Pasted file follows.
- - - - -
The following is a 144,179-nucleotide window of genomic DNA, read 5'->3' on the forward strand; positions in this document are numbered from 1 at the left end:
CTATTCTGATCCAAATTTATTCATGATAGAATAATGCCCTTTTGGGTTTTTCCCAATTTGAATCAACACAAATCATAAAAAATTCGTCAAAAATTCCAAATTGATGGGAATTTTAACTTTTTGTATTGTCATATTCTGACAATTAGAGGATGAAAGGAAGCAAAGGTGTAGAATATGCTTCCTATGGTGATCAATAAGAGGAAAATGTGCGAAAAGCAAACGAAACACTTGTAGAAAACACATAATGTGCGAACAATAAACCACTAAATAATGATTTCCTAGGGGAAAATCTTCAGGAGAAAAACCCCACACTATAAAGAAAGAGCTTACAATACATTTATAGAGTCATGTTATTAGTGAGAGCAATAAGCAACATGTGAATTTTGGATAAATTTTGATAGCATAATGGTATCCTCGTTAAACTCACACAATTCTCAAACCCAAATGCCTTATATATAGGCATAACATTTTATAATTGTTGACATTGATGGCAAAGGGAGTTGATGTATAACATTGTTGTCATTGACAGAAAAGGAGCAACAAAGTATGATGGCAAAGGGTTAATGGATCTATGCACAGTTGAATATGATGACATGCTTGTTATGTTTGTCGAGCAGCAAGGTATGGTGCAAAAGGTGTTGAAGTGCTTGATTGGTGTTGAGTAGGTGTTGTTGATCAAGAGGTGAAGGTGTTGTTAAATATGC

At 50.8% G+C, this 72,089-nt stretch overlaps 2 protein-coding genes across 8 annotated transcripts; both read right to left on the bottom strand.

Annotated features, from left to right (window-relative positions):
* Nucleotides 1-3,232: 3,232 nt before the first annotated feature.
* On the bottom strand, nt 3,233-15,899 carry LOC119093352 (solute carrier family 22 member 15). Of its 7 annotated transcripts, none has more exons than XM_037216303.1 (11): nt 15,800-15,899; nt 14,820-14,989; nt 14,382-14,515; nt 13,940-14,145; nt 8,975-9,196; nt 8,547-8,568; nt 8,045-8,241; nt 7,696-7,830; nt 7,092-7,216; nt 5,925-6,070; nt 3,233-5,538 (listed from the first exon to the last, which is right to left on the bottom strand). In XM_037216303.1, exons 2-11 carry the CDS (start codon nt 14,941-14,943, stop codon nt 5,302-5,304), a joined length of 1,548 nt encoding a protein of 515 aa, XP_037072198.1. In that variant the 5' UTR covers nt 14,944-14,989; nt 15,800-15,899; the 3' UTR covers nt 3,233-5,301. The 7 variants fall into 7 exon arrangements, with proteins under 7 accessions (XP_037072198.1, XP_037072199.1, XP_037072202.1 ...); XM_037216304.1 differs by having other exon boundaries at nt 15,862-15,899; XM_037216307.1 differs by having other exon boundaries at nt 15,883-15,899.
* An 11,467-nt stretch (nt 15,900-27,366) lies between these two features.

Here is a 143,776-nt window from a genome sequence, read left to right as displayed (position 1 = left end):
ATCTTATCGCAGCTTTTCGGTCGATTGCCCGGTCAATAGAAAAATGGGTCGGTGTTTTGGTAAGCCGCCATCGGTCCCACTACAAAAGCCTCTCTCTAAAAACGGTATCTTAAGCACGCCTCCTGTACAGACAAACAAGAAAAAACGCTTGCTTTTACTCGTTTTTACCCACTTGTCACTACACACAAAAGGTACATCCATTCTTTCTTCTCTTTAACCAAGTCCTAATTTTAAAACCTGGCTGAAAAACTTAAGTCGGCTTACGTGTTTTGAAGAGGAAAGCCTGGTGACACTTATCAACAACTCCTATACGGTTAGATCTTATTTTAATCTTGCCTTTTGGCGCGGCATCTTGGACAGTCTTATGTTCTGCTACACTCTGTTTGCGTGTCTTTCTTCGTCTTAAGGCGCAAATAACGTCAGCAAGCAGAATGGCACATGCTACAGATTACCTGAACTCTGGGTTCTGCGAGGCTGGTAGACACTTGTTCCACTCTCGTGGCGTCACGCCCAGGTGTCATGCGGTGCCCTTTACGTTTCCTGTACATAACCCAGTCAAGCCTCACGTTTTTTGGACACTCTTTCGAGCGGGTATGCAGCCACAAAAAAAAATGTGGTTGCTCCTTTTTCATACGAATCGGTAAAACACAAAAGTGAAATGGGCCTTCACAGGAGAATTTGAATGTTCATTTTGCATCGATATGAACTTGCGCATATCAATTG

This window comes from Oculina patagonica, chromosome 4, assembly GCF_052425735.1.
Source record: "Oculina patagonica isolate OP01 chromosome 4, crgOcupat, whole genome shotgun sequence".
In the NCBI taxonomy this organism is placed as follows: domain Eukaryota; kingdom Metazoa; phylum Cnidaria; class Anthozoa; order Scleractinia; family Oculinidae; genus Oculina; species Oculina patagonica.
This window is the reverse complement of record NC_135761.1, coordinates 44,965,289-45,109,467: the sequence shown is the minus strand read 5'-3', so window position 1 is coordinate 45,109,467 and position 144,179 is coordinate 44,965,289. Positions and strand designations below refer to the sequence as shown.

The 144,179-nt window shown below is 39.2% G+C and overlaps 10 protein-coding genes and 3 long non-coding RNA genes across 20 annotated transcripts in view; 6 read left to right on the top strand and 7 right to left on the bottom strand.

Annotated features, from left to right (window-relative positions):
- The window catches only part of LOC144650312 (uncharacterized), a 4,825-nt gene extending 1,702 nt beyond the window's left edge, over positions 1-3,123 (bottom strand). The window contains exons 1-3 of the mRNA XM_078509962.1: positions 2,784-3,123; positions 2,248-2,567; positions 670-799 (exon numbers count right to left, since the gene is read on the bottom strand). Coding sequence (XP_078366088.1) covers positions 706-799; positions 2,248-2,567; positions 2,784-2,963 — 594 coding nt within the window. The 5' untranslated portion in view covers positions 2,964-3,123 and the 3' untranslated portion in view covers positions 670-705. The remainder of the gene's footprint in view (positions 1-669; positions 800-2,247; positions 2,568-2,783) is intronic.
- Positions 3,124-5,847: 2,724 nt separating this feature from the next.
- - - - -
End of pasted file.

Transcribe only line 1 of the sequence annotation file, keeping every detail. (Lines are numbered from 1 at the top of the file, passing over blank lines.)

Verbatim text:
The following is a 144,179-nucleotide window of genomic DNA, read 5'->3' on the forward strand; positions in this document are numbered from 1 at the left end: